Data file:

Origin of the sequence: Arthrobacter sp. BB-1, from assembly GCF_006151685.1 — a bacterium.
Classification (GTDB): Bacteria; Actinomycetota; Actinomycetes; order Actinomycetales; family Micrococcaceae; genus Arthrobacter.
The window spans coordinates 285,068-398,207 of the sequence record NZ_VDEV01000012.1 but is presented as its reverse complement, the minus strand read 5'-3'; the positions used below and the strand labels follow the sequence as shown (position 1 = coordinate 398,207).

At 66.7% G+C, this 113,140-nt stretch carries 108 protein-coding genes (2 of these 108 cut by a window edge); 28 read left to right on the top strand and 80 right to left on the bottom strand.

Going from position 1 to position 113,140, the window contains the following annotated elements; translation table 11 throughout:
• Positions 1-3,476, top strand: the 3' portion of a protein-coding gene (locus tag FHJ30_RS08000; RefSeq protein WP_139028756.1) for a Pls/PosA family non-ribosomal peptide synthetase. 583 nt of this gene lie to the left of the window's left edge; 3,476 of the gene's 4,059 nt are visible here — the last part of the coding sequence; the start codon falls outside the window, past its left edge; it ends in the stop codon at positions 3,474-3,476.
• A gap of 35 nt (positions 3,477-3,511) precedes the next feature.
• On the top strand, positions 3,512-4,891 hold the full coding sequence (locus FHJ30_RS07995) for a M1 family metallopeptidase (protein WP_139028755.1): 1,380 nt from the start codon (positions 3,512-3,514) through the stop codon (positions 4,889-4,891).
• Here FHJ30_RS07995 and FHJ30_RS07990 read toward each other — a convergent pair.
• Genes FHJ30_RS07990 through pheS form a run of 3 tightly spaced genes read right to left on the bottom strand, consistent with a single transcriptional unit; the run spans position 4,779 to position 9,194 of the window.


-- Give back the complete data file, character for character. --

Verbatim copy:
Origin of the sequence: Arthrobacter sp. BB-1, from assembly GCF_006151685.1 — a bacterium.
Classification (GTDB): Bacteria; Actinomycetota; Actinomycetes; order Actinomycetales; family Micrococcaceae; genus Arthrobacter.
The window spans coordinates 285,068-398,207 of the sequence record NZ_VDEV01000012.1 but is presented as its reverse complement, the minus strand read 5'-3'; the positions used below and the strand labels follow the sequence as shown (position 1 = coordinate 398,207).

At 66.7% G+C, this 113,140-nt stretch carries 108 protein-coding genes (2 of these 108 cut by a window edge); 28 read left to right on the top strand and 80 right to left on the bottom strand.

Going from position 1 to position 113,140, the window contains the following annotated elements; translation table 11 throughout:
• Positions 1-3,476, top strand: the 3' portion of a protein-coding gene (locus tag FHJ30_RS08000; RefSeq protein WP_139028756.1) for a Pls/PosA family non-ribosomal peptide synthetase. 583 nt of this gene lie to the left of the window's left edge; 3,476 of the gene's 4,059 nt are visible here — the last part of the coding sequence; the start codon falls outside the window, past its left edge; it ends in the stop codon at positions 3,474-3,476.
• A gap of 35 nt (positions 3,477-3,511) precedes the next feature.
• On the top strand, positions 3,512-4,891 hold the full coding sequence (locus FHJ30_RS07995) for a M1 family metallopeptidase (protein WP_139028755.1): 1,380 nt from the start codon (positions 3,512-3,514) through the stop codon (positions 4,889-4,891).
• Here FHJ30_RS07995 and FHJ30_RS07990 read toward each other — a convergent pair.
• Genes FHJ30_RS07990 through pheS form a run of 3 tightly spaced genes read right to left on the bottom strand, consistent with a single transcriptional unit; the run spans position 4,779 to position 9,194 of the window.